In 2004, when Alvin Ailey American Dance Theater’s Dudley Williams was preparing to retire after four decades in dance, an interviewer asked about the unique longevity that characterized his remarkable career. He simply replied, “Good Lord. I love it. I absolutely love it. I think God gave me a talent, and if I don’t use it, shame on me. That’s the way I look at it. I love dancing. I love performing, and I can still do it. Why not? Why not? “

Why not indeed! When Williams left us several days ago at age 76, he left a remarkable legacy as a brilliant dancer, a beloved teacher (in fact, he was teaching Graham technique classes at the Ailey School until the end) and a gracious, kind and generous man. Throughout his life, writers have remarked on the arc of his unique career almost as much as they waxed poetic over his inimitable ability to sculpt movement that captured the essence of both the choreographer’s intent and the musical accompaniment. AAADT Artistic Director Emerita Judith Jamison said, “There is a sprightliness to his movement; there is a dignity and also a wry humor. It’s about the quality of his dancing, not how many pirouettes he does.”

Over the years, audiences have been mesmerized by his sinner yearning for redemption in the “I Wanna Be Ready” section of Ailey’s “Revelations,” his lover mirroring both the mood and music of Donny Hathaway’s rendition of “A Song for You” and his elegant restraint in Ailey’s abstract solo set to Duke Ellington’s “Reflections in D,” which Ailey himself performed before passing it on to Williams.

While he wore all of Ailey’s choreography like a second skin, Williams’ most memorable were the solos, which in his hands became sheer poetry, with Ailey’s “Love Songs” being what many considered his equivalent of Judith Jamison’s star vehicle “Cry.” In “Love Songs,” whether moving forward slowly or spiraling into a pretzel, arms reaching into the distance, Williams’ lyricism turned the air around him into water and himself into a swimmer. One critic said he danced “with a fierce withdrawn fire.” Another called it “contained emotion.” Whatever it was, it was special.

Not too long ago, Williams sat down with former New York Times dance critic Jennifer Dunning at the Lincoln Center Library for the Performing Arts for a candid recollection. Recalling a conversation with Ailey when he joined the company, Williams explained that the spate of solos might have been the result of Williams once informing the choreographer, “I don’t partner.”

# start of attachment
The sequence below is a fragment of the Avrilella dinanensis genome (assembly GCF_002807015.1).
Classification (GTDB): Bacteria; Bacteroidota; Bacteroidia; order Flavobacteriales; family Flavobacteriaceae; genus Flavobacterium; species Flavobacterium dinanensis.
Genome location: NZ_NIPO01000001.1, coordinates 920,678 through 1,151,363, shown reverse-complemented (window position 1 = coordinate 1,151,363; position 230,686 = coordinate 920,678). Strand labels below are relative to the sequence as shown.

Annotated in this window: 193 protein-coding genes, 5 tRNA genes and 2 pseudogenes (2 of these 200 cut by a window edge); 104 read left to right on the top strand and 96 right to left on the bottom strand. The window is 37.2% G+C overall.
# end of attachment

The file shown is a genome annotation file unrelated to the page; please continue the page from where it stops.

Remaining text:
In 2003, in an article titled,“Can’t Stop Dancing to the Music of Life,” a Times reporter noted that “while most dancers stop performing around the age of 30 … Dudley Williams is still dancing onstage at 65.” Born in 1938, Williams had a remarkable career for anyone but most certainly for a Black man who lived at a time when longevity in any career, let alone in dance, was more the exception than the rule. One can only wonder what his life would have been like had he not found a home with the Ailey company, but what matters is that he did.

Even after he retired from the AAADT, Williams continued to perform, joining dance icons Carmen de Lavallade and Gus Solomons Jr. to form Paradigm Dance Company, which explored the mature dancers’ mastery of movement, space and time in a way that, as one critic said, “captured nuance like nobody’s business.”

Williams was born and raised in Harlem. As a youngster, his father, a carpenter, and his mother, a homemaker, encouraged him to study classical piano, but his persistent passion for dance eventually led to the High School of Performing Arts, then Juilliard and brief stints in the companies of modern dance choreographers Talley Beatty, Donald McKayle and May O’Donnell. Then in the early 1960s, after studying briefly with dance pioneer Martha Graham, he was, along with Bill Louther and Clive Thompson, one of the first Black males to join the Martha Graham Dance Company. Recalling for one reporter his fateful meeting with Alvin Ailey at the Graham school, Williams said, “I was absolutely in awe of Alvin because he was gay and such a beautiful man.” In 1963, while he made guest appearances with other companies, the Alvin Ailey American Dance Theater would become his home for the remainder of his life and career. Meanwhile, millions would be blessed to have witnessed something special whenever he performed.

Former Ailey dancer Michele Murray recently recalled when he joined the company, “He was wonderful. I remember sitting there offstage, watching him do one of his solos. We were in awe and almost in tears because he was so beautiful, so musical. He was just a great dancer. They don’t make them like him anymore.”

To celebrate Williams’ remarkable career, the Alvin Ailey American Dance Theater is dedicating its Thursday, June 11 performance to him. In his honor, there will be a special performance of “A Song for You” from “Love Songs.”